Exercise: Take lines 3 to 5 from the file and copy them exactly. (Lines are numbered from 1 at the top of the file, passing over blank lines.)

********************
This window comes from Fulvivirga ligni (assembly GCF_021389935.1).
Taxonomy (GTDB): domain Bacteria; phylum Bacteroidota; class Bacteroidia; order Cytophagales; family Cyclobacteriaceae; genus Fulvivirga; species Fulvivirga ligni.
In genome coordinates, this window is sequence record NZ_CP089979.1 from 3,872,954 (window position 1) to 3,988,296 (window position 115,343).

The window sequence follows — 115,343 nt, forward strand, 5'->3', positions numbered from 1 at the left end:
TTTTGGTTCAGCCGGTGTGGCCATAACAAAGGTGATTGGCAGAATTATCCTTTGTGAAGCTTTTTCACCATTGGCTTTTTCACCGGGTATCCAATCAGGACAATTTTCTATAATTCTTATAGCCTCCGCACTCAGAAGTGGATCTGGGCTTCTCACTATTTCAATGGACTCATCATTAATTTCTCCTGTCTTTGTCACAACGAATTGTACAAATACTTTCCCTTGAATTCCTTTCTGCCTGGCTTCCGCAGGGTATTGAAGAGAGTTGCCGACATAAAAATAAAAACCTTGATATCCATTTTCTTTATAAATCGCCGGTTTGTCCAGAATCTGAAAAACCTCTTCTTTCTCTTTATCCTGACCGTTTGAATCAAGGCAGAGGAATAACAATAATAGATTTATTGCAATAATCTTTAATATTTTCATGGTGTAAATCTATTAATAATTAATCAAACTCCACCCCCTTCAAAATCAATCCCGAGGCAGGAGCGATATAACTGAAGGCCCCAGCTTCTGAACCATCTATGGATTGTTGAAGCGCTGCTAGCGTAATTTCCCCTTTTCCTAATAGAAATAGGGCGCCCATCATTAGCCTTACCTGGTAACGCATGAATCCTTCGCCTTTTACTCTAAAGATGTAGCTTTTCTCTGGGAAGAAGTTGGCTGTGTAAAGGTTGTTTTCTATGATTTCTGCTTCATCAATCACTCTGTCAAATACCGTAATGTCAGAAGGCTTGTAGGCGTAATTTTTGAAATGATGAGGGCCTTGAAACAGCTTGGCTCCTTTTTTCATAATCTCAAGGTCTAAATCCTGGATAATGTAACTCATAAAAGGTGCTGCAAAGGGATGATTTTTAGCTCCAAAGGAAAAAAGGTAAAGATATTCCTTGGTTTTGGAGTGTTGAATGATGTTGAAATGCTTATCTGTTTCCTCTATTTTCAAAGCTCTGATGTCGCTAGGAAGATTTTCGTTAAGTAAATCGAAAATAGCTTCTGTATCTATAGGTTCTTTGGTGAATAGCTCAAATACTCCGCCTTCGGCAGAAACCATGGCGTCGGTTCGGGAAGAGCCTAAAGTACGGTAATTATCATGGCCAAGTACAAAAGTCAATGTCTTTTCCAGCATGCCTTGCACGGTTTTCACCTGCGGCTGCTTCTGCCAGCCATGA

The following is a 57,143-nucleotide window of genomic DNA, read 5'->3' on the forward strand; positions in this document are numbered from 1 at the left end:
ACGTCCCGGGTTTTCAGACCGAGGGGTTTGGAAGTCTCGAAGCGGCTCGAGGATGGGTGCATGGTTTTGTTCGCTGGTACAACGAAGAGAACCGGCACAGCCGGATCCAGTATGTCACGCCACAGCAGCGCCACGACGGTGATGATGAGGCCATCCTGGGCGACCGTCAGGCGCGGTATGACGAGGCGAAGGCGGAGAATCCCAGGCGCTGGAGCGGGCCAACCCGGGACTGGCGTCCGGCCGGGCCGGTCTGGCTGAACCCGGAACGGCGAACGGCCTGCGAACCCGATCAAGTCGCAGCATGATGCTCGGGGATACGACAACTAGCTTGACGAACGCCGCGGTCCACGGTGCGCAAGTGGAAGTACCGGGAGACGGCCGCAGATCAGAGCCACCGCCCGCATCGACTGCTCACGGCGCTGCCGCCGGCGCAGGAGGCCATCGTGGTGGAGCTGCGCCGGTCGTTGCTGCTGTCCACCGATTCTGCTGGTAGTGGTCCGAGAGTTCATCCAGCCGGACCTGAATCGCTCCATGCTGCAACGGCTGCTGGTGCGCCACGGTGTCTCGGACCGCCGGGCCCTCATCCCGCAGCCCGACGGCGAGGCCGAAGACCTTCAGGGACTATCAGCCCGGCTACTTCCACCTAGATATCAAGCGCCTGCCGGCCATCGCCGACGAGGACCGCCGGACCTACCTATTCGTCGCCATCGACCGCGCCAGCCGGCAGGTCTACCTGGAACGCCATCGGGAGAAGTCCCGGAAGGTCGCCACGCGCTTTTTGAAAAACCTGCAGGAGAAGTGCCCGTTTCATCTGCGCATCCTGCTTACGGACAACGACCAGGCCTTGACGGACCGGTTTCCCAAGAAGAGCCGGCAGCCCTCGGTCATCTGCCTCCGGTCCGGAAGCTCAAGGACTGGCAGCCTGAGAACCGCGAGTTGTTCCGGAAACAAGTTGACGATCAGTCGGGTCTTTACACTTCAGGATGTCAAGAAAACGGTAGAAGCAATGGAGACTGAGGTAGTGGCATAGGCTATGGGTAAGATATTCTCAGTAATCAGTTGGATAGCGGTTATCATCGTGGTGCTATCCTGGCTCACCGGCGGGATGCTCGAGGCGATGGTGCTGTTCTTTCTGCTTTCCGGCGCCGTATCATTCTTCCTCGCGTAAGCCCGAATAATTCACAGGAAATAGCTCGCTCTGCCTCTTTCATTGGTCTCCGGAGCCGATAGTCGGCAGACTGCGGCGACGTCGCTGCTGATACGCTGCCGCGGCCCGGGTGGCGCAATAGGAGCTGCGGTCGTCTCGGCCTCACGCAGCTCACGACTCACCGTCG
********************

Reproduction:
In genome coordinates, this window is sequence record NZ_CP089979.1 from 3,872,954 (window position 1) to 3,988,296 (window position 115,343).

The window sequence follows — 115,343 nt, forward strand, 5'->3', positions numbered from 1 at the left end:
TTTTGGTTCAGCCGGTGTGGCCATAACAAAGGTGATTGGCAGAATTATCCTTTGTGAAGCTTTTTCACCATTGGCTTTTTCACCGGGTATCCAATCAGGACAATTTTCTATAATTCTTATAGCCTCCGCACTCAGAAGTGGATCTGGGCTTCTCACTATTTCAATGGACTCATCATTAATTTCTCCTGTCTTTGTCACAACGAATTGTACAAATACTTTCCCTTGAATTCCTTTCTGCCTGGCTTCCGCAGGGTATTGAAGAGAGTTGCCGACATAAAAATAAAAACCTTGATATCCATTTTCTTTATAAATCGCCGGTTTGTCCAGAATCTGAAAAACCTCTTCTTTCTCTTTATCCTGACCGTTTGAATCAAGGCAGAGGAATAACAATAATAGATTTATTGCAATAATCTTTAATATTTTCATGGTGTAAATCTATTAATAATTAATCAAACTCCACCCCCTTCAAAATCAATCCCGAGGCAGGAGCGATATAACTGAAGGCCCCAGCTTCTGAACCATCTATGGATTGTTGAAGCGCTGCTAGCGTAATTTCCCCTTTTCCTAATAGAAATAGGGCGCCCATCATTAGCCTTACCTGGTAACGCATGAATCCTTCGCCTTTTACTCTAAAGATGTAGCTTTTCTCTGGGAAGAAGTTGGCTGTGTAAAGGTTGTTTTCTATGATTTCTGCTTCATCAATCACTCTGTCAAATACCGTAATGTCAGAAGGCTTGTAGGCGTAATTTTTGAAATGATGAGGGCCTTGAAACAGCTTGGCTCCTTTTTTCATAATCTCAAGGTCTAAATCCTGGATAATGTAACTCATAAAAGGTGCTGCAAAGGGATGATTTTTAGCTCCAAAGGAAAAAAGGTAAAGATATTCCTTGGTTTTGGAGTGTTGAATGATGTTGAAATGCTTATCTGTTTCCTCTATTTTCAAAGCTCTGATGTCGCTAGGAAGATTTTCGTTAAGTAAATCGAAAATAGCTTCTGTATCTATAGGTTCTTTGGTGAATAGCTCAAATACTCCGCCTTCGGCAGAAACCATGGCGTCGGTTCGGGAAGAGCCTAAAGTACGGTAATTATCATGGCCAAGTACAAAAGTCAATGTCTTTTCCAGCATGCCTTGCACGGTTTTCACCTGCGGCTGCTTCTGCCAGCCATGA